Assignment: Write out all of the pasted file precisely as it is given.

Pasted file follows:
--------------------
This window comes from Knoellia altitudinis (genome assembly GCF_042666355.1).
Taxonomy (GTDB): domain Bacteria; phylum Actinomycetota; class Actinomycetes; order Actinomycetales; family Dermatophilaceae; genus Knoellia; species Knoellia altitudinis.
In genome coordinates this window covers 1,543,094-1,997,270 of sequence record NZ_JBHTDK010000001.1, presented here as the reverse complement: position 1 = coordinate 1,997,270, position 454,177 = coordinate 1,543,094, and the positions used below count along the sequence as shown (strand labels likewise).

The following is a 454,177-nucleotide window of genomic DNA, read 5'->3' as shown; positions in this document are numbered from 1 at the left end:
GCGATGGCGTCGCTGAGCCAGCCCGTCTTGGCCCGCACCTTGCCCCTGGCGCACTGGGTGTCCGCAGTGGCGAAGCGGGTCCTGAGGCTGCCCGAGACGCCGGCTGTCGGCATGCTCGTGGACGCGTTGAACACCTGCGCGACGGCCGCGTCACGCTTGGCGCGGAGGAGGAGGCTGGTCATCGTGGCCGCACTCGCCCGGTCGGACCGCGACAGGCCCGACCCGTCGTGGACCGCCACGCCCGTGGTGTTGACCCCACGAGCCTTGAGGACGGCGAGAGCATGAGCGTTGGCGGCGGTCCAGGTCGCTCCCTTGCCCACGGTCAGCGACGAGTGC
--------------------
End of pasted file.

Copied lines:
This window comes from Knoellia altitudinis (genome assembly GCF_042666355.1).
Taxonomy (GTDB): domain Bacteria; phylum Actinomycetota; class Actinomycetes; order Actinomycetales; family Dermatophilaceae; genus Knoellia; species Knoellia altitudinis.
In genome coordinates this window covers 1,543,094-1,997,270 of sequence record NZ_JBHTDK010000001.1, presented here as the reverse complement: position 1 = coordinate 1,997,270, position 454,177 = coordinate 1,543,094, and the positions used below count along the sequence as shown (strand labels likewise).

The following is a 454,177-nucleotide window of genomic DNA, read 5'->3' as shown; positions in this document are numbered from 1 at the left end:
GCGATGGCGTCGCTGAGCCAGCCCGTCTTGGCCCGCACCTTGCCCCTGGCGCACTGGGTGTCCGCAGTGGCGAAGCGGGTCCTGAGGCTGCCCGAGACGCCGGCTGTCGGCATGCTCGTGGACGCGTTGAACACCTGCGCGACGGCCGCGTCACGCTTGGCGCGGAGGAGGAGGCTGGTCATCGTGGCCGCACTCGCCCGGTCGGACCGCGACAGGCCCGACCCGTCGTGGACCGCCACGCCCGTGGTGTTGACCCCACGAGCCTTGAGGACGGCGAGAGCATGAGCGTTGGCGGCGGTCCAGGTCGCTCCCTTGCCCACGGTCAGCGACGAGTGC